From the Viewsroom

When singing became sinning

M. Ramesh | Updated on August 12, 2018 Published on August 12, 2018

O S Arun   -  The Hindu

Cultural vigilantism will beat down the market for Carnatic music

Come December, Chennai is home to a remarkable phenomenon called ‘the season’. A good part of the Indian diaspora flocks into the city to bask in ‘the season’s’ offerings, which, apart from the 2,000-odd music and dance concerts, include culinary spreads that would delight the most fastidious epicure. Now, let’s scratch the surface and peer inside the concert halls. Save a handful of them, the rest are as crowded as Siberia in winter and often you do see a musician, especially if he/she is an instrumentalist, performing to a tiny group of yawning friends and relatives who pay as much attention to the music as you would give the air-hostess when she is briefing you on safety. Even for the few top-seeded musicians, an audience of a couple of hundreds is considered capital.

The constituency of Carnatic music listeners is not growing, while the ‘number of performance enthusiasts’, most of them zestful dilettantes, is going up. As a result, there is oversupply and the market is always bearish. That is so because the market has not been able to break out of the confines of the Hindu caste — certainly not by design, as some stupidly claim — but due to the fact that Carnatic music is almost without exception devotional and in praise of Hindu gods. Therefore, if somebody from outside the community wants to provide the ‘demand’ function, the devoted Carnatic lovers should kiss that person on both the cheeks and welcome him.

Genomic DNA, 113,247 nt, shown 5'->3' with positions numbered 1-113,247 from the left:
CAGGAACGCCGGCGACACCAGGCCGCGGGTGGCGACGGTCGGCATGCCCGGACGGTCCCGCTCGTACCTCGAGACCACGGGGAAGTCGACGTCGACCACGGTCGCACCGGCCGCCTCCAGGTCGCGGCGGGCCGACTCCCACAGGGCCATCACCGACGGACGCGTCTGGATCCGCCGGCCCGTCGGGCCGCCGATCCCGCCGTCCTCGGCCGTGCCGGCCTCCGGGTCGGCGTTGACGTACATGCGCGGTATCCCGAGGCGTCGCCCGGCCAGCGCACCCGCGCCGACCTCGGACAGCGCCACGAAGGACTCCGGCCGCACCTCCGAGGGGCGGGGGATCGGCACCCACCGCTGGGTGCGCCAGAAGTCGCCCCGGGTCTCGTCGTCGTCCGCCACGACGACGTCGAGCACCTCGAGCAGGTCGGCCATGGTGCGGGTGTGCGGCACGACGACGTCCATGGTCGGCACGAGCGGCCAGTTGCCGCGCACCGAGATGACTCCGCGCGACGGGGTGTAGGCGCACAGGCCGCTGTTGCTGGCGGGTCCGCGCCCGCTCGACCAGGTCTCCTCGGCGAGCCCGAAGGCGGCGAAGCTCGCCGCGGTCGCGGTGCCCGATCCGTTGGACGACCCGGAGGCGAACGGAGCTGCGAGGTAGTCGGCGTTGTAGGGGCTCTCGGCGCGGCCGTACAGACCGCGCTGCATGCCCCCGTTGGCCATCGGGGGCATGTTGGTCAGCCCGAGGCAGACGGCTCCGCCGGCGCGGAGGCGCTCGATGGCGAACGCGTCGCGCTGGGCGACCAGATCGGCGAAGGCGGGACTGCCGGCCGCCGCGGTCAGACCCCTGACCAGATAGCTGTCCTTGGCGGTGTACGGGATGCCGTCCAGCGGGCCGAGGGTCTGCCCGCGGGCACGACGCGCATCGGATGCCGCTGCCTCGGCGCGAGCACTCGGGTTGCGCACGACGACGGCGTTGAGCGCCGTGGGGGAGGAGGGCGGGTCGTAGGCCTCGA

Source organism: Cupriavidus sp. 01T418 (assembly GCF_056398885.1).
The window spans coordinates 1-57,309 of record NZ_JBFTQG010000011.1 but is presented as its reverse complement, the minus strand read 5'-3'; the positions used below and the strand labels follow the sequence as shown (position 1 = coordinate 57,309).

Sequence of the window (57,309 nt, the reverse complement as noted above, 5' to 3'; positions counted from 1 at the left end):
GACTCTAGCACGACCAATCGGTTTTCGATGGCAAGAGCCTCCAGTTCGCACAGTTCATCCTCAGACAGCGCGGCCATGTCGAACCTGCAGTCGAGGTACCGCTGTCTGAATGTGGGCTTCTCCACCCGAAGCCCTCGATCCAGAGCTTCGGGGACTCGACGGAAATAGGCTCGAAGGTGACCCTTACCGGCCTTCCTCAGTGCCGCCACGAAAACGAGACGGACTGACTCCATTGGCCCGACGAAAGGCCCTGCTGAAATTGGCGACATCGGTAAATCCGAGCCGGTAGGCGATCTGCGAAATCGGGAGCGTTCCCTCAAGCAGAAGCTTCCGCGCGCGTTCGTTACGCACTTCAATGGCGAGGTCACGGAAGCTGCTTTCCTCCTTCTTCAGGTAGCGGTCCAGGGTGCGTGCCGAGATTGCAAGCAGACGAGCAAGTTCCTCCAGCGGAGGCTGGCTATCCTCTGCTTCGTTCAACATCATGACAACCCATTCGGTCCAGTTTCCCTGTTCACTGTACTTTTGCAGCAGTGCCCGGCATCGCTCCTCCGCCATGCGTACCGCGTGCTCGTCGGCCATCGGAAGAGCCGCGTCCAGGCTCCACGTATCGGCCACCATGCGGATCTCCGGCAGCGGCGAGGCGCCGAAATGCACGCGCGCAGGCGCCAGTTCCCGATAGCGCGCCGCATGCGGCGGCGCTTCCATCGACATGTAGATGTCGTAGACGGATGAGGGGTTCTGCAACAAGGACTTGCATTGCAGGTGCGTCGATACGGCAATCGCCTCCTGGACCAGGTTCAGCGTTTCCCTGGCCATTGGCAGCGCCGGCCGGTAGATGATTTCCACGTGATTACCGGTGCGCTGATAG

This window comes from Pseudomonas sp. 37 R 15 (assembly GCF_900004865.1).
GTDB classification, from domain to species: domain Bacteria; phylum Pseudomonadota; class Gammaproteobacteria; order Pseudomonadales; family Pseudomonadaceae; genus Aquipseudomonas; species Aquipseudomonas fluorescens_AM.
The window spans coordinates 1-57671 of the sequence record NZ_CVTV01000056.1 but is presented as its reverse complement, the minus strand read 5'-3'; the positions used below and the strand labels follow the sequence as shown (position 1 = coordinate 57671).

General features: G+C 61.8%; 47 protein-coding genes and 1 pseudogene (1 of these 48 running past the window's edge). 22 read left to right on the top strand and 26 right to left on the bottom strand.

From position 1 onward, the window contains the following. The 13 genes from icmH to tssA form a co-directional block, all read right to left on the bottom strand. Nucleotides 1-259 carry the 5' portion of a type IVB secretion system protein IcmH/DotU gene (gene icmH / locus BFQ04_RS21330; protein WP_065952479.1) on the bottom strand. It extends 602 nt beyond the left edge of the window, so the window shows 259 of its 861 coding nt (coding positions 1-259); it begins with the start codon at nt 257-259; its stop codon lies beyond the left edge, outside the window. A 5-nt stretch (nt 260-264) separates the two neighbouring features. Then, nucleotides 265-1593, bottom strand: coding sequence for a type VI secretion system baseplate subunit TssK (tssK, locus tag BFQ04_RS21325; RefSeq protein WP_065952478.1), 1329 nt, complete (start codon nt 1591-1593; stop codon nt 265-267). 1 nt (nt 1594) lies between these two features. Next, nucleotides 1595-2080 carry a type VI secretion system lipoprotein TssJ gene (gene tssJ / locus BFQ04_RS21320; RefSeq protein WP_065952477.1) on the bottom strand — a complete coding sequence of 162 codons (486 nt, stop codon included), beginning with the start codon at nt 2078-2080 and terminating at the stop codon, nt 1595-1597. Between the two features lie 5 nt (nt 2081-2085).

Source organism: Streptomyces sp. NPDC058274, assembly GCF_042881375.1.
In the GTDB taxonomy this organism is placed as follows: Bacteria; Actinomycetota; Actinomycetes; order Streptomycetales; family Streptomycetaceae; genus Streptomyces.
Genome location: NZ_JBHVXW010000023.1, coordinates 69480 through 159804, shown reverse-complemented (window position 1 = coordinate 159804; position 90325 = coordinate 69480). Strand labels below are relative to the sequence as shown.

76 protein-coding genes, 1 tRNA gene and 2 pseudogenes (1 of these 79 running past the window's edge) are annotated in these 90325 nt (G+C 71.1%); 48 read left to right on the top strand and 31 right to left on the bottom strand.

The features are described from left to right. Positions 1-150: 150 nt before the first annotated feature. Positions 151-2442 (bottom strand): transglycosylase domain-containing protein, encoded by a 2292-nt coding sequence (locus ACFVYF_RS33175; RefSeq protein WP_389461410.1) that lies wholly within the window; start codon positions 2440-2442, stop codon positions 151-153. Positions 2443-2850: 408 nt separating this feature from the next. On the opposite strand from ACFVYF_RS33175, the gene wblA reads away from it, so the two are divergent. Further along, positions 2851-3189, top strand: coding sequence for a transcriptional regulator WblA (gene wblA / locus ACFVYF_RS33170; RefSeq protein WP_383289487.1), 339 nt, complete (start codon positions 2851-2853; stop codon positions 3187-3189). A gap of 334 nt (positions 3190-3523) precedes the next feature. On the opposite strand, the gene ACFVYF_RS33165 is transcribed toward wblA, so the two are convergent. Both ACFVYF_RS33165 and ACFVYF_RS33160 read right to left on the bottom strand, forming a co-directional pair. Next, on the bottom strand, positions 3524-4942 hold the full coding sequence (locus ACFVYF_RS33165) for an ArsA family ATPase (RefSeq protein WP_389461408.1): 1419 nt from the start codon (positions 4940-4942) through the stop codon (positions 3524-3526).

Against this backdrop, it is strange that Carnatic musician, OS Arun, should be excoriated in the social media for having accepted to sing in a programme in praise of Jesus Christ. This is not for the first instance when a Carnatic musician is singing a hymn in praise of a non-Hindu god — in fact, the past ‘sins’ of some other musicians have been exhumed and held up as examples of blasphemy — but things have gone so far as to scare sponsors away from some of Arun’s programmes. Talent is the musician’s asset and here is nothing wrong if a musician milks it to earn a decent living. Nobody objects when Hindu actors don Christian or Muslim roles in films. Apart from reflecting narrow-mindedness, such cultural vigilantism, uncommon in South India, could only hasten the death of the shrivelling market for Carnatic music.

M Ramesh Senior Deputy Editor

Published on August 12, 2018
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